How to Make Hollandaise Sauce

Hollandaise Sauce, like Bearnaise and Mayonnaise, is part of the emulsion family of sauces that really should be taught in high school chemistry for their amazing combining effects and delicate nature. Even though my attempts at Mayonnaise failed a couple of years ago, and I’ve never tried to do it again, Hollandaise is one of those things that I was able to make on the first go. Don’t ask me why, as the principles are basically the same.

This velvety, slightly tangy sauce is perfect over vegetables, like now-in-season asparagus, and lovely over poached eggs for an indulgent Sunday brunch (New York Times optional). Below, I’ve listed several tips that can help lead you to success in preparing this sauce. It’s not fool-proof, but once you’ve made this from scratch, you’ll never use pre-made versions again. Once you understand the tricks to it, it goes very quickly and you can adjust to avoid culinary disaster and scrambled mess (much the same as with making a custard sauce).

Before you try this recipe, make sure someone is watching the kids, turn off the TV and radio, and make sure that you can concentrate fully for 15 minutes on making this sauce. You cannot afford to be distracted, not even for an instant. That’s my word of warning. This is very easy to make and even easier to make a hash of in seconds. So, how is that for scaring you off of making it before you’ve even started?

Tip 1: Get everything together and laid out (mis en place) before starting the recipe. Allow the butter to have cooled for just a bit before starting.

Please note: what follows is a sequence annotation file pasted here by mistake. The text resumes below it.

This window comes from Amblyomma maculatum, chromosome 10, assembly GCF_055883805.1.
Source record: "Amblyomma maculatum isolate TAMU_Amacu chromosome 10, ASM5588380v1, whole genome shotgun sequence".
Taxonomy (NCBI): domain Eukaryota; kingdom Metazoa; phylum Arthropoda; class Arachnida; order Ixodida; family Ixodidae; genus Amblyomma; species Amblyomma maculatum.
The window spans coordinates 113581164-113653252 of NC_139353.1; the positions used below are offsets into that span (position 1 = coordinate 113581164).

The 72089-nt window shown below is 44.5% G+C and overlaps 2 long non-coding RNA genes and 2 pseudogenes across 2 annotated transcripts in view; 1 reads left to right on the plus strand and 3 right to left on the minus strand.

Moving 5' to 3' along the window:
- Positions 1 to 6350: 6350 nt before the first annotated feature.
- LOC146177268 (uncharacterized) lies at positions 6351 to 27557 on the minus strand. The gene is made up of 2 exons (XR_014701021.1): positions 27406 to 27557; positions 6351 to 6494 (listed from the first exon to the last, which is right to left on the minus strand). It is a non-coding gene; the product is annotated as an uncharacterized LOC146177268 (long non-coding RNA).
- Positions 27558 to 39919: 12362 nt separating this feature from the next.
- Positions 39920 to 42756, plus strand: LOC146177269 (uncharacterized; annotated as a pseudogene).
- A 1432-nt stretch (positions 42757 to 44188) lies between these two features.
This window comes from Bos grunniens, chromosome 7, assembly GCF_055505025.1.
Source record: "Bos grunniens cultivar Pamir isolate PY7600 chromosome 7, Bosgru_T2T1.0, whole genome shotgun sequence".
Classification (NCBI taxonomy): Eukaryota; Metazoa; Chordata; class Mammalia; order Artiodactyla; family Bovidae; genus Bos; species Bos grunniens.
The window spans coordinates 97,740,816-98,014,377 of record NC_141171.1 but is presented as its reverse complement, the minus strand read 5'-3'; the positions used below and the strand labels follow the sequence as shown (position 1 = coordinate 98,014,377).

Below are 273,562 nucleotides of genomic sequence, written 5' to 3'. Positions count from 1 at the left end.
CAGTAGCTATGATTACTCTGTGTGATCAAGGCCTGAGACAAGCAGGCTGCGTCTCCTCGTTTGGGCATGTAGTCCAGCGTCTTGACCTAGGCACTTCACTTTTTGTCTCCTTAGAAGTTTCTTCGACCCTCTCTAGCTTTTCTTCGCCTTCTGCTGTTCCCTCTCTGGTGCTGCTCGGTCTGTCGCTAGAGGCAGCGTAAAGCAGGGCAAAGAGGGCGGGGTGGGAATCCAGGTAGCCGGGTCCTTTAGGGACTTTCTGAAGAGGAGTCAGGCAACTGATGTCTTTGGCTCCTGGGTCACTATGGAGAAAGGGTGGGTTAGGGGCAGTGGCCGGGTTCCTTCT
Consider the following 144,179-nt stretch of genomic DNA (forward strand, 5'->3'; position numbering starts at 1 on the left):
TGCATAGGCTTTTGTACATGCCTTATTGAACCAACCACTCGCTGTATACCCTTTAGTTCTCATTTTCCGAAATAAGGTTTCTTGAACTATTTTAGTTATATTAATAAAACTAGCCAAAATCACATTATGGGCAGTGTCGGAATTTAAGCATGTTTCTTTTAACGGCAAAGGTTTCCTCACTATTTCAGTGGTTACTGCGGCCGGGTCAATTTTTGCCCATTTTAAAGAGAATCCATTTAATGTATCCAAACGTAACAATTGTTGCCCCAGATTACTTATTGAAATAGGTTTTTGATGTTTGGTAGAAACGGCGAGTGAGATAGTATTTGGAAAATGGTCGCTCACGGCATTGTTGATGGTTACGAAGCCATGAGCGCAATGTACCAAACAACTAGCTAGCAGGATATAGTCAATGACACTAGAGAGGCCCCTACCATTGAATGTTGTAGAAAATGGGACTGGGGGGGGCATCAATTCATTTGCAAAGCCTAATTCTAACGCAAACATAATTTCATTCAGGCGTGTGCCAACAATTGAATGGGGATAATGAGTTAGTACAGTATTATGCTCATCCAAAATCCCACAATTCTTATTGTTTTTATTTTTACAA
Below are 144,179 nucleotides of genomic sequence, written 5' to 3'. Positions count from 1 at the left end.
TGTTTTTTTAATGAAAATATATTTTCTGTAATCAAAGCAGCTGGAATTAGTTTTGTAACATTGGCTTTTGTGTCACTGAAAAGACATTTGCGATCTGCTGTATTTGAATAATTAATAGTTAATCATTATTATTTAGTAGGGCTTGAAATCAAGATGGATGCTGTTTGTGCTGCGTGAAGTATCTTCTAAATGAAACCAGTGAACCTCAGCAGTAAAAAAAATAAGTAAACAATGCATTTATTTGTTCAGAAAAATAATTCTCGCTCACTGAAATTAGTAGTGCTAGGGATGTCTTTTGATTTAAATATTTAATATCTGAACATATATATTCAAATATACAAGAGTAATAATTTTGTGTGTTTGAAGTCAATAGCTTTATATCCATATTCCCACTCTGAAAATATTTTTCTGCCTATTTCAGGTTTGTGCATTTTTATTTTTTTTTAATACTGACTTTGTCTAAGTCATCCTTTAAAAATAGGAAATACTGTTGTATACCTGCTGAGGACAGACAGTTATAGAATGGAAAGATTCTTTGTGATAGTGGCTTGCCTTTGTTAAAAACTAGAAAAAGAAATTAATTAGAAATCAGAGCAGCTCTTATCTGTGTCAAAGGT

Tip 2: Put the burner on the lowest possible heat, even if it doesn’t seem very high just by looking at it. If cooking with a gas fire, the residual heat from melting the butter will be enough to warm the mixture.

Tip 3: Don’t be afraid to take mixture off of the heat, if it seems as though it is starting to curdle. Whisk vigorously to recombine ingredients if it looks like this is happening. You have mere moments to avoid the sauce collapsing once it has started.

Hollandaise Sauce

Prep Time: 15 minutes
Serving size: makes about 1 cup sauce


2 egg yolks at room temperature
2-3 tsp. lemon juice
2 tsp. water
1/4 tsp. salt
1/8 tsp. ground black pepper
2 tsp. cold unsalted butter
8 Tbsp (1 stick) unsalted butter, melted


In heavy saucepan over lowest heat setting on stove, beat together egg yolks, lemon juice, water, salt, and pepper until thoroughly combined for about 2 minutes. Add cold butter and whisk in until completely incorporated, about another 2 minutes. Be careful not to let the sauce start to break up or look like scrambled eggs.

The mixture will start to get thicker, like heavy cream, as you whisk it continuously. At the point where you start to see the bottom of the pan between strokes, start adding the melted butter 1/2 tsp at a time. Incorporate each addition of butter thoroughly before adding the next portion and stir constantly to keep the sauce from breaking apart.

You can take the pan on and off the heat, whisking all the while, to keep it stable during this process (which I sometimes do). When all the butter has been added, remove from the heat and taste for seasoning. The mixture should look like a thick golden custard. Serve immediately while still warm.